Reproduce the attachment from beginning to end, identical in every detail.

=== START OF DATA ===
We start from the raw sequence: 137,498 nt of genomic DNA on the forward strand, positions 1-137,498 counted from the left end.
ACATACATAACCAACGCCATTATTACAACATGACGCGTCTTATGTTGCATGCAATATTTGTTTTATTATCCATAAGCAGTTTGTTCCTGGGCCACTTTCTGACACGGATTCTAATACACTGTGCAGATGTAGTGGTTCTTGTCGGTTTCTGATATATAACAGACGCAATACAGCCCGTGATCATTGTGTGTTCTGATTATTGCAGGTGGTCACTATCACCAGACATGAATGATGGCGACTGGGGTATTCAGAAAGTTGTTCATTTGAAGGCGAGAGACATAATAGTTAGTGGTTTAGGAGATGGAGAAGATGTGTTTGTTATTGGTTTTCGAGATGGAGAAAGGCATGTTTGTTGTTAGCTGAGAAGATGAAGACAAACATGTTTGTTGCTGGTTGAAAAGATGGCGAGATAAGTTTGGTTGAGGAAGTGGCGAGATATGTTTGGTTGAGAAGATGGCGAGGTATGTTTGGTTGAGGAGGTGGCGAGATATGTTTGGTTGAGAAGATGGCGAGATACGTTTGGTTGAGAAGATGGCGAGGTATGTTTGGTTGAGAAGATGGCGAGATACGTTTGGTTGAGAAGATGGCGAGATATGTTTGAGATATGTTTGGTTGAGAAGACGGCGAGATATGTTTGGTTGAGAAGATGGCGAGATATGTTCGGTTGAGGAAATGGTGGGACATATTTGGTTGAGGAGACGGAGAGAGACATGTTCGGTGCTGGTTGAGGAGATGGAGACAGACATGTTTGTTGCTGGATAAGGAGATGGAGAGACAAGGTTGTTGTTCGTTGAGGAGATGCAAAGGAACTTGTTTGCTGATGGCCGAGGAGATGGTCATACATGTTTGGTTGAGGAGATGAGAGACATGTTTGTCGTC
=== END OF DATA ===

We start from the raw sequence: 137,498 nt of genomic DNA on the forward strand, positions 1-137,498 counted from the left end.
ACATACATAACCAACGCCATTATTACAACATGACGCGTCTTATGTTGCATGCAATATTTGTTTTATTATCCATAAGCAGTTTGTTCCTGGGCCACTTTCTGACACGGATTCTAATACACTGTGCAGATGTAGTGGTTCTTGTCGGTTTCTGATATATAACAGACGCAATACAGCCCGTGATCATTGTGTGTTCTGATTATTGCAGGTGGTCACTATCACCAGACATGAATGATGGCGACTGGGGTATTCAGAAAGTTGTTCATTTGAAGGCGAGAGACATAATAGTTAGTGGTTTAGGAGATGGAGAAGATGTGTTTGTTATTGGTTTTCGAGATGGAGAAAGGCATGTTTGTTGTTAGCTGAGAAGATGAAGACAAACATGTTTGTTGCTGGTTGAAAAGATGGCGAGATAAGTTTGGTTGAGGAAGTGGCGAGATATGTTTGGTTGAGAAGATGGCGAGGTATGTTTGGTTGAGGAGGTGGCGAGATATGTTTGGTTGAGAAGATGGCGAGATACGTTTGGTTGAGAAGATGGCGAGGTATGTTTGGTTGAGAAGATGGCGAGATACGTTTGGTTGAGAAGATGGCGAGATATGTTTGAGATATGTTTGGTTGAGAAGACGGCGAGATATGTTTGGTTGAGAAGATGGCGAGATATGTTCGGTTGAGGAAATGGTGGGACATATTTGGTTGAGGAGACGGAGAGAGACATGTTCGGTGCTGGTTGAGGAGATGGAGACAGACATGTTTGTTGCTGGATAAGGAGATGGAGAGACAAGGTTGTTGTTCGTTGAGGAGATGCAAAGGAACTTGTTTGCTGATGGCCGAGGAGATGGTCATACATGTTTGGTTGAGGAGATGAGAGACATGTTTGTCGTC